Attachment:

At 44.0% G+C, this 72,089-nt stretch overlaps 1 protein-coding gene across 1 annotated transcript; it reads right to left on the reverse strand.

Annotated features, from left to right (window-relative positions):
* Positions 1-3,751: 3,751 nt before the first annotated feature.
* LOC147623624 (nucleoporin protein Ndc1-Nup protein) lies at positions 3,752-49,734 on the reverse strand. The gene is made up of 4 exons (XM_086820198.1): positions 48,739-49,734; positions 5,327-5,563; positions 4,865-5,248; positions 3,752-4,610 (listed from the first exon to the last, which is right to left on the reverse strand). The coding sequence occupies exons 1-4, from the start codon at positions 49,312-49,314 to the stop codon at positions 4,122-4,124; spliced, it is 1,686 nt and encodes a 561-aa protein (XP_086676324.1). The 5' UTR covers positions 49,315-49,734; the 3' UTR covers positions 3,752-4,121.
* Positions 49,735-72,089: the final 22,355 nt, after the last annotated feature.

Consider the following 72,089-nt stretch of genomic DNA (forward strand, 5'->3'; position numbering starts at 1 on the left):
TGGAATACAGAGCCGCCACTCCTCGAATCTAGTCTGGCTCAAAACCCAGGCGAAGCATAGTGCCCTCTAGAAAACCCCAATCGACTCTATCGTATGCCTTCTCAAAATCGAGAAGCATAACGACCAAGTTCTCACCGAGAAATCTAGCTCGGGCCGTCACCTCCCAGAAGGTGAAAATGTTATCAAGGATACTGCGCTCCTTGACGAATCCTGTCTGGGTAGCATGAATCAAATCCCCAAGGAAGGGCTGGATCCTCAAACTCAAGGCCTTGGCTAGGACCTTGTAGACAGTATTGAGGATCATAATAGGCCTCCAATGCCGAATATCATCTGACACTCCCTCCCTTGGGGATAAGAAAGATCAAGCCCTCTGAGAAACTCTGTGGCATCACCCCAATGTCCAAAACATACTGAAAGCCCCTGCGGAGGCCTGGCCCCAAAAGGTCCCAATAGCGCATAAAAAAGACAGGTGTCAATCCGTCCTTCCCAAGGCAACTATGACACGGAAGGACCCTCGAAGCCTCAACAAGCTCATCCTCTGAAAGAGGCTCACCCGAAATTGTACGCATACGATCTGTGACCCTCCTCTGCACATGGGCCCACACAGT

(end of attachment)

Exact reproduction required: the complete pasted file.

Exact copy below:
At 44.0% G+C, this 72,089-nt stretch overlaps 1 protein-coding gene across 1 annotated transcript; it reads right to left on the reverse strand.

Annotated features, from left to right (window-relative positions):
* Positions 1-3,751: 3,751 nt before the first annotated feature.
* LOC147623624 (nucleoporin protein Ndc1-Nup protein) lies at positions 3,752-49,734 on the reverse strand. The gene is made up of 4 exons (XM_086820198.1): positions 48,739-49,734; positions 5,327-5,563; positions 4,865-5,248; positions 3,752-4,610 (listed from the first exon to the last, which is right to left on the reverse strand). The coding sequence occupies exons 1-4, from the start codon at positions 49,312-49,314 to the stop codon at positions 4,122-4,124; spliced, it is 1,686 nt and encodes a 561-aa protein (XP_086676324.1). The 5' UTR covers positions 49,315-49,734; the 3' UTR covers positions 3,752-4,121.
* Positions 49,735-72,089: the final 22,355 nt, after the last annotated feature.

Consider the following 72,089-nt stretch of genomic DNA (forward strand, 5'->3'; position numbering starts at 1 on the left):
TGGAATACAGAGCCGCCACTCCTCGAATCTAGTCTGGCTCAAAACCCAGGCGAAGCATAGTGCCCTCTAGAAAACCCCAATCGACTCTATCGTATGCCTTCTCAAAATCGAGAAGCATAACGACCAAGTTCTCACCGAGAAATCTAGCTCGGGCCGTCACCTCCCAGAAGGTGAAAATGTTATCAAGGATACTGCGCTCCTTGACGAATCCTGTCTGGGTAGCATGAATCAAATCCCCAAGGAAGGGCTGGATCCTCAAACTCAAGGCCTTGGCTAGGACCTTGTAGACAGTATTGAGGATCATAATAGGCCTCCAATGCCGAATATCATCTGACACTCCCTCCCTTGGGGATAAGAAAGATCAAGCCCTCTGAGAAACTCTGTGGCATCACCCCAATGTCCAAAACATACTGAAAGCCCCTGCGGAGGCCTGGCCCCAAAAGGTCCCAATAGCGCATAAAAAAGACAGGTGTCAATCCGTCCTTCCCAAGGCAACTATGACACGGAAGGACCCTCGAAGCCTCAACAAGCTCATCCTCTGAAAGAGGCTCACCCGAAATTGTACGCATACGATCTGTGACCCTCCTCTGCACATGGGCCCACACAGT